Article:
High on Monet

Over the years, I’ve become more and more impressed with the High Museum of Art. I’ve seen some really great exhibits there. To say I was flabbergasted that pieces of one of the greatest archaeology discoveries known to man- China’s Terracotta Army- came to the High is an understatement. To see beautiful art pieces on loan from the Louvre, including artwork by Johannes Vermeer, Jean-Antoine Houdon, etc to infinity, was so fantastic. And a week ago, I glance at the Atlanta Journal Constitution and I read about the High exhibiting works by Monet.  

“Monet Water Lilies presents an intimate view of four of Monet’s most spectacular works from The Museum of Modern Art, New York. The highlight of the exhibition is a breathtaking 42-foot painting that inspires a sense of serenity, meditation, and the infinite. Painted at the end of his life, this series became Monet’s “obsession,” as he wrote in 1908. In these paintings, he sought to capture the beauty he found in nature, especially in his beloved garden at Giverny.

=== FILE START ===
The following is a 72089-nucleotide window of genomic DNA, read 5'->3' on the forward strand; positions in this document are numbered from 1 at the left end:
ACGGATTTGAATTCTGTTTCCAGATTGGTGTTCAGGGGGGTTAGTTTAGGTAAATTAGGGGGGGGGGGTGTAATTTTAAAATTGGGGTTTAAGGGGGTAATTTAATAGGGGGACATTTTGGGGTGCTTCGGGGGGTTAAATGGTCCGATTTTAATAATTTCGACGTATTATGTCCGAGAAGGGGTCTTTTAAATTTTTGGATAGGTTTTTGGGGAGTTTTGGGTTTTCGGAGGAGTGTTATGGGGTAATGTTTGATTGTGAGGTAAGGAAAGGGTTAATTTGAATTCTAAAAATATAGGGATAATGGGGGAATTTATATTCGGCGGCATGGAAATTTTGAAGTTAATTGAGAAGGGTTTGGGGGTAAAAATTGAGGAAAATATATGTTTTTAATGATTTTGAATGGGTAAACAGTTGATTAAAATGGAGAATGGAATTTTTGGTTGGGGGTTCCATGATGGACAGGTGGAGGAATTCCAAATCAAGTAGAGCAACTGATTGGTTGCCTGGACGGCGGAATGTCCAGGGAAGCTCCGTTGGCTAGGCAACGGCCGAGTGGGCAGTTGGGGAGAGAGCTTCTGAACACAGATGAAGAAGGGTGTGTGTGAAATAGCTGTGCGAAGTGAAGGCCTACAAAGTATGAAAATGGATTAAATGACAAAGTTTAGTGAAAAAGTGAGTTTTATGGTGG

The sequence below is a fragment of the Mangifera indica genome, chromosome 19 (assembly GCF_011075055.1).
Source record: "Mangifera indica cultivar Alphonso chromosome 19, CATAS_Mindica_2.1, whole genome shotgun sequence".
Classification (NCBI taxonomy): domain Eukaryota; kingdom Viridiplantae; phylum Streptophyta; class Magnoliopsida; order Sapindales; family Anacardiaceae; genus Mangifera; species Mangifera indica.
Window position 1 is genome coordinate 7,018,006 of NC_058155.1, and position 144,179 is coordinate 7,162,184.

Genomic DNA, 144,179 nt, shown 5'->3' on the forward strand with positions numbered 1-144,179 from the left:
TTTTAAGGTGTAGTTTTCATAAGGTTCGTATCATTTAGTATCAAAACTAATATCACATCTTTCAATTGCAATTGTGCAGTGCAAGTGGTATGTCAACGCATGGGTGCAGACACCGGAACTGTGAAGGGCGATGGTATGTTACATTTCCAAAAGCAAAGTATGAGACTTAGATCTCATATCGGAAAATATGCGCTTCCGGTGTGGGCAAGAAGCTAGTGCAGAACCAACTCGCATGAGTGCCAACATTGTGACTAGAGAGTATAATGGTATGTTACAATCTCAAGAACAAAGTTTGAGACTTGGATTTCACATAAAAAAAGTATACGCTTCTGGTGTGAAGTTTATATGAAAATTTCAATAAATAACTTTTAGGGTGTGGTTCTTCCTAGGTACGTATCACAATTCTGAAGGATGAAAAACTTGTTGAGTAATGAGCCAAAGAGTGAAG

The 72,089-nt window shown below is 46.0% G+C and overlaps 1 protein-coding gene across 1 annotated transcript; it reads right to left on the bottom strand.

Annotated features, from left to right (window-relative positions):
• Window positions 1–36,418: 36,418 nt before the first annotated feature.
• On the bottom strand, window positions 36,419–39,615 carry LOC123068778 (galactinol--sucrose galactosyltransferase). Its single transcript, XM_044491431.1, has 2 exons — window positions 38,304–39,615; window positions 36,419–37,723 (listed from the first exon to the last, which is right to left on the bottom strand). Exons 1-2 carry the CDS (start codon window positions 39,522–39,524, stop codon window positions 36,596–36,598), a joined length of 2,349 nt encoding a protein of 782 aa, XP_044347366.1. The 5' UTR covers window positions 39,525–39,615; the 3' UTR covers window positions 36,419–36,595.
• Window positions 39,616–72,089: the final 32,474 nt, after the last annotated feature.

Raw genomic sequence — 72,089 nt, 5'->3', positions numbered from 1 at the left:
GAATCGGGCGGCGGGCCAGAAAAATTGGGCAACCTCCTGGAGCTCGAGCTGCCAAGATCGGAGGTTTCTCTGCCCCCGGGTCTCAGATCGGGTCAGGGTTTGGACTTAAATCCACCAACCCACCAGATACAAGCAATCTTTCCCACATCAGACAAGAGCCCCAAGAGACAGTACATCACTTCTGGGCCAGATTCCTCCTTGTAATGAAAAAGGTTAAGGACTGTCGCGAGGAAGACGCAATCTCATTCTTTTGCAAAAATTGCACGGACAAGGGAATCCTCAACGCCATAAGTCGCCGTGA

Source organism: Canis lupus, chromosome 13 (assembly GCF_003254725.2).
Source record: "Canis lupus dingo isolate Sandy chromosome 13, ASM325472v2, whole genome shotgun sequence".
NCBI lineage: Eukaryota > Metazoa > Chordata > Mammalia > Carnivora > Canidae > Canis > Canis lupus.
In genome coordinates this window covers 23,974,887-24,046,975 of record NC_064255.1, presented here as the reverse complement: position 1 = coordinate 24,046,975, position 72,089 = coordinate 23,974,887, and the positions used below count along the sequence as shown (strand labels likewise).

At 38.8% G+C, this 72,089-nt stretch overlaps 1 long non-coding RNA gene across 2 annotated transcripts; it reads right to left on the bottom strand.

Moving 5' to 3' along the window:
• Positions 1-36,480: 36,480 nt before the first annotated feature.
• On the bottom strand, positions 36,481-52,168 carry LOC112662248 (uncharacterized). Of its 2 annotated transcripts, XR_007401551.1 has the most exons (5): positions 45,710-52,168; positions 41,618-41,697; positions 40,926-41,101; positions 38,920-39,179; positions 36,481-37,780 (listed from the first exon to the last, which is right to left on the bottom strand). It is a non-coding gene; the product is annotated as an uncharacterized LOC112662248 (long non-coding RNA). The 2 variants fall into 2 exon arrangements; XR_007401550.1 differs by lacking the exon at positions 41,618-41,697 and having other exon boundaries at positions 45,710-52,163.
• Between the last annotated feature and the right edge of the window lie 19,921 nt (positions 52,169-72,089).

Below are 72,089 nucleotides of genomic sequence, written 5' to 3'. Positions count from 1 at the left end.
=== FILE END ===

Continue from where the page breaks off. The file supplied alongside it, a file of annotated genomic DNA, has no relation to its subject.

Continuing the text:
This exhibition explores Monet’s devotion to his garden and the changes in his technique at the end of his life. His late works transcend his familiar Impressionist style and venture into abstraction. Even though Monet’s abstract technique was largely a result of deteriorating vision, these works profoundly influenced subsequent generations of artists.”

I’ve loved Monet’s work since I was little. My parents have had framed prints of Monet paintings hanging in our home for as long as I can remember. And I don’t remember who gave me the book, but I worshipped and guarded my copy of Linnea in Monet’s Garden. That book always made me want to hitch a ride to France and go to Monet’s garden and see the gigantic water lilies painting (kinda like how watching Under the Tuscan Sun makes me want to go to Italy and buy a villa). Right now I’m plotting an adventure to the High to see the Monet exhibit. Convincing my family to go is harder than I anticipated, which is funny seeing that they own Monet prints.   

The quote and the picture of Claude Monet’s “Japanese Footbridge”
 is from  the High Museum website: http://www.high.org
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